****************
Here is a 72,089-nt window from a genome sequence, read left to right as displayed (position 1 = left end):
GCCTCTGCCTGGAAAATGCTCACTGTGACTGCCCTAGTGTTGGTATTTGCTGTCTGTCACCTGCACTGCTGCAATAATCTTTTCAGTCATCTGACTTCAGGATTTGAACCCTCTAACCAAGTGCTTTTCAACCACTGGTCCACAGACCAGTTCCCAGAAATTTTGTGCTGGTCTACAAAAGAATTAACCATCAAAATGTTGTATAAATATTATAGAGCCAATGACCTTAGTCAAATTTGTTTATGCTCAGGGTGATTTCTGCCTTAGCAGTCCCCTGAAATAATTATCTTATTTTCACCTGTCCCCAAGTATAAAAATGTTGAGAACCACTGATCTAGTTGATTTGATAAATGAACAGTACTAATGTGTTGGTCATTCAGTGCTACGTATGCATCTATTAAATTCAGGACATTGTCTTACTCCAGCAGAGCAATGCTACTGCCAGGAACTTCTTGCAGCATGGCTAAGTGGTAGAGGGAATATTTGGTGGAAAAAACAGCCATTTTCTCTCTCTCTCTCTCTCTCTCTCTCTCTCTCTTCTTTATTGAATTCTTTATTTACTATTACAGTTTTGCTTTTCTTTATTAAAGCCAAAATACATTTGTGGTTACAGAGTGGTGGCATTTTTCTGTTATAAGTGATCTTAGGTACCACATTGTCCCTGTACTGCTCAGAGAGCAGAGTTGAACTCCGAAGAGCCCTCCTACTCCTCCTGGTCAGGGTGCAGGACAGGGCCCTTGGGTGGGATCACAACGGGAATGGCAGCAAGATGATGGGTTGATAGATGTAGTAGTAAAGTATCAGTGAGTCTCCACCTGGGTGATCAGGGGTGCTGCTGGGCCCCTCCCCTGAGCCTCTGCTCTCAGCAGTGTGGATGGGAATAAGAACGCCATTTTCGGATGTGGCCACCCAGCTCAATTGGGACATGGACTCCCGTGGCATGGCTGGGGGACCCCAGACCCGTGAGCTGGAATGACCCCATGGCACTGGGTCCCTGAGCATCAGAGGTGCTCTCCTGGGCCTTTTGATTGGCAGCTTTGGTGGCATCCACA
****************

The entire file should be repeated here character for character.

Here is a 72,089-nt window from a genome sequence, read left to right as displayed (position 1 = left end):
GCCTCTGCCTGGAAAATGCTCACTGTGACTGCCCTAGTGTTGGTATTTGCTGTCTGTCACCTGCACTGCTGCAATAATCTTTTCAGTCATCTGACTTCAGGATTTGAACCCTCTAACCAAGTGCTTTTCAACCACTGGTCCACAGACCAGTTCCCAGAAATTTTGTGCTGGTCTACAAAAGAATTAACCATCAAAATGTTGTATAAATATTATAGAGCCAATGACCTTAGTCAAATTTGTTTATGCTCAGGGTGATTTCTGCCTTAGCAGTCCCCTGAAATAATTATCTTATTTTCACCTGTCCCCAAGTATAAAAATGTTGAGAACCACTGATCTAGTTGATTTGATAAATGAACAGTACTAATGTGTTGGTCATTCAGTGCTACGTATGCATCTATTAAATTCAGGACATTGTCTTACTCCAGCAGAGCAATGCTACTGCCAGGAACTTCTTGCAGCATGGCTAAGTGGTAGAGGGAATATTTGGTGGAAAAAACAGCCATTTTCTCTCTCTCTCTCTCTCTCTCTCTCTCTCTCTTCTTTATTGAATTCTTTATTTACTATTACAGTTTTGCTTTTCTTTATTAAAGCCAAAATACATTTGTGGTTACAGAGTGGTGGCATTTTTCTGTTATAAGTGATCTTAGGTACCACATTGTCCCTGTACTGCTCAGAGAGCAGAGTTGAACTCCGAAGAGCCCTCCTACTCCTCCTGGTCAGGGTGCAGGACAGGGCCCTTGGGTGGGATCACAACGGGAATGGCAGCAAGATGATGGGTTGATAGATGTAGTAGTAAAGTATCAGTGAGTCTCCACCTGGGTGATCAGGGGTGCTGCTGGGCCCCTCCCCTGAGCCTCTGCTCTCAGCAGTGTGGATGGGAATAAGAACGCCATTTTCGGATGTGGCCACCCAGCTCAATTGGGACATGGACTCCCGTGGCATGGCTGGGGGACCCCAGACCCGTGAGCTGGAATGACCCCATGGCACTGGGTCCCTGAGCATCAGAGGTGCTCTCCTGGGCCTTTTGATTGGCAGCTTTGGTGGCATCCACA